by George C. Hammond
Isaac Watts (1674–1748) is regarded as the father of English hymnody. As a child, he displayed a quick wit and a propensity for verse, a talent that was not always appreciated by his stern father. But Isaac was very earnest about his Christian faith, and he wished to use his gifts to serve the Lord.
As a young man, he openly rebelled against what he called "the cheap doggerel currently in use in the services of public worship," by which he meant the psalters that were then in use. Read more
by Ronald J. Gaudio
When we think of Solomon, we think of wisdom. After all, the Bible tells us that he was the wisest man who had ever lived (1 Kings 4:29-31). We also think of a king who ruled Israel at the height of her glory. When we think of Solomon, we normally don't think of a man who battled temptation. On closer look, though, we see a man who battled temptations that are common to us all.
After becoming king, Solomon subdued several enemies to usher in an era of peace in Israel. After consolidating his rule, Solomon prayed to the Lord for wisdom when the Lord appeared to him at Gibeon. God gave him wisdom "like the sand that is on the seashore" (1 Kings 4:29). Israel marveled as Solomon judged wisely between the two prostitutes who appeared before him, arguing over an infant. Read more
by Robert Y. Eckardt
The strum of a guitar echoes across the Boardwalk in the summer of 1969. A few teenagers from Covenant OPC in Vineland, New Jersey, who have once again made their weekly trip down to the Chapel on Thursday ("Vineland Night"), are singing "O Sinner Man." Frightened emotions in our hearts and earnest expressions on our faces mingle. A shout comes from among the hundreds that pass by in those few minutes: "You idiots! Sit down and shut up!" That's not the kind of reaction that self-conscious high schoolers want to hear, but we keep on singing:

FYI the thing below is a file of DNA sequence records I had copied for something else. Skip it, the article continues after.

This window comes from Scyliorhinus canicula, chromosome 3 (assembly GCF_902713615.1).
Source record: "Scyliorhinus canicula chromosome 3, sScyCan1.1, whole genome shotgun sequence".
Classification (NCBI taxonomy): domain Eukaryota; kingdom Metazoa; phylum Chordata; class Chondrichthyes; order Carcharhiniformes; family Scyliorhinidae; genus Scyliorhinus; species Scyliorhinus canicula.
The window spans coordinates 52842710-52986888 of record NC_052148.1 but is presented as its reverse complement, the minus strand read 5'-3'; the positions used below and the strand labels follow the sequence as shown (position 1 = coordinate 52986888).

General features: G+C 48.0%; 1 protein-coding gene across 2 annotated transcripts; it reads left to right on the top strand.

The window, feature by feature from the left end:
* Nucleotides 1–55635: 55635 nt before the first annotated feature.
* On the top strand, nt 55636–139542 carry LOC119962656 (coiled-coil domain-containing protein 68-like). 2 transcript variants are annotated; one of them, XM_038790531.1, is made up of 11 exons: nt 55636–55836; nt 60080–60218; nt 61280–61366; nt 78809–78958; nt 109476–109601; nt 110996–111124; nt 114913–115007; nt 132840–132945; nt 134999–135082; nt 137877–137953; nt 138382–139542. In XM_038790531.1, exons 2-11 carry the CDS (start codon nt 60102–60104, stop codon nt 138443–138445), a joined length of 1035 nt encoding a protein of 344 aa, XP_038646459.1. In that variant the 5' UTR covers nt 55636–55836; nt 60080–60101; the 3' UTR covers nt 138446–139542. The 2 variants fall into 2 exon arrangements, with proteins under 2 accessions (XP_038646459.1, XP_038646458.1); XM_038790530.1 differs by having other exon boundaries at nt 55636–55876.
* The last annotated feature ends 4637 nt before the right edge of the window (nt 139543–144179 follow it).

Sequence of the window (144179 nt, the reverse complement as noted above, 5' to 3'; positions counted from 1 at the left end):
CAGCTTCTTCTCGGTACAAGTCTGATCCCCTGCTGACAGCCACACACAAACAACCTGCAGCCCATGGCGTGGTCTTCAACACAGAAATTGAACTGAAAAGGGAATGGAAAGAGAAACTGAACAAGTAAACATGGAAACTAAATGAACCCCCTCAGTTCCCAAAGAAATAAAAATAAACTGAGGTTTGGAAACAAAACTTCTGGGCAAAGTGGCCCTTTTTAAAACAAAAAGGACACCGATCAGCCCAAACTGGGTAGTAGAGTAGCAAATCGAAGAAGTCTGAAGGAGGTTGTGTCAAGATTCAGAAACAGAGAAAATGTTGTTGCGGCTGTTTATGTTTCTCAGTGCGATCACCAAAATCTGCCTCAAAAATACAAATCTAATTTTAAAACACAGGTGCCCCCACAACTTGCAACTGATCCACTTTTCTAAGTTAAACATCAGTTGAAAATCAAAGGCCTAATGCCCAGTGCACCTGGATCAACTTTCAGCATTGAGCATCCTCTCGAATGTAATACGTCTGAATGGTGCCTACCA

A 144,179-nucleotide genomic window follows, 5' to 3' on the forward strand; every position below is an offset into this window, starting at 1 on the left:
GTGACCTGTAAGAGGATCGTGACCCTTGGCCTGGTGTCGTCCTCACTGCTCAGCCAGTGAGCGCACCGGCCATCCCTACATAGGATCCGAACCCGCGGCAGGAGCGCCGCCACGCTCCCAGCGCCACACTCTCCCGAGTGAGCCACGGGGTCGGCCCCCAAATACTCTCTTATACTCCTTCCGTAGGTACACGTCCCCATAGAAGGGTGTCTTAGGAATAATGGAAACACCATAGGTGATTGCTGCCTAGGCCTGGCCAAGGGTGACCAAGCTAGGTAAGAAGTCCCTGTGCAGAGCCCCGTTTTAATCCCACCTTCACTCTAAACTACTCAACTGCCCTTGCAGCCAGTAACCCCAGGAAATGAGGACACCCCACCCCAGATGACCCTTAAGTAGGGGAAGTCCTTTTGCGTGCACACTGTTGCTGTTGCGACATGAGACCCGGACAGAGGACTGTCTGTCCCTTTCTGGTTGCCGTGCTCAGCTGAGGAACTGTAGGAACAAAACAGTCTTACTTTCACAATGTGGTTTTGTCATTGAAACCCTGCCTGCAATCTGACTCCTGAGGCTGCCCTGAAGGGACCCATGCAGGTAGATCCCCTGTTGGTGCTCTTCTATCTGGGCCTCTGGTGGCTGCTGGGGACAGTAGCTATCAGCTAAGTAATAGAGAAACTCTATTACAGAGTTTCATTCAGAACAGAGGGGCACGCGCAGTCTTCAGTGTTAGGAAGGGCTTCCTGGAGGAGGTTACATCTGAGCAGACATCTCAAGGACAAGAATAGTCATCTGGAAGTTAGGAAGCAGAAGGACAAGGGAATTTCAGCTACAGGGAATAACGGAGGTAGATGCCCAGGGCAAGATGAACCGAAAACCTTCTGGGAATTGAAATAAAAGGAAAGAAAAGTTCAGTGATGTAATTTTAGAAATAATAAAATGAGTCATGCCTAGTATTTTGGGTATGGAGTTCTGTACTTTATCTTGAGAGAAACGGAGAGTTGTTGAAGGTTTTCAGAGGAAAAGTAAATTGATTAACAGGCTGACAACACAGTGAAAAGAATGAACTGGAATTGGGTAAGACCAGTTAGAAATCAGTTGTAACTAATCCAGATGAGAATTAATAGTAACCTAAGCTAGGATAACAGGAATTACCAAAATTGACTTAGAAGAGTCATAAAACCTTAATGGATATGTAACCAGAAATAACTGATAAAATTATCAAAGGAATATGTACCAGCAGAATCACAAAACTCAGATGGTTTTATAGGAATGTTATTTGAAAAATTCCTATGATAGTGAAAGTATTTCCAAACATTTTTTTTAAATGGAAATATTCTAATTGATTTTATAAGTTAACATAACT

O Sinner Man, where you gonna run to?Read more
O Sinner Man, where you gonna run to?
O Sinner Man, where you gonna run to on that day?
by Paul S. MacDonald
I have sometimes teased Harold Dorman about the attention that is lavished around Skowhegan on his birthday each year. The town is festooned with bunting and decorations; parades, speeches, and evening fireworks mark the day.
It was on Independence Day in 1917, the year the United States entered World War I, that Harold Leonard Dorman was born in Hamden, Connecticut. Harold, one of the oldest of eleven children, was afflicted with spinal meningitis when he was five years old. His three-year-old brother died of the disease at that time, and Harold's hearing was permanently impaired. His deafness was a handicap, but his eagerness to learn stimulated him to overcome it at every stage of his education. Read more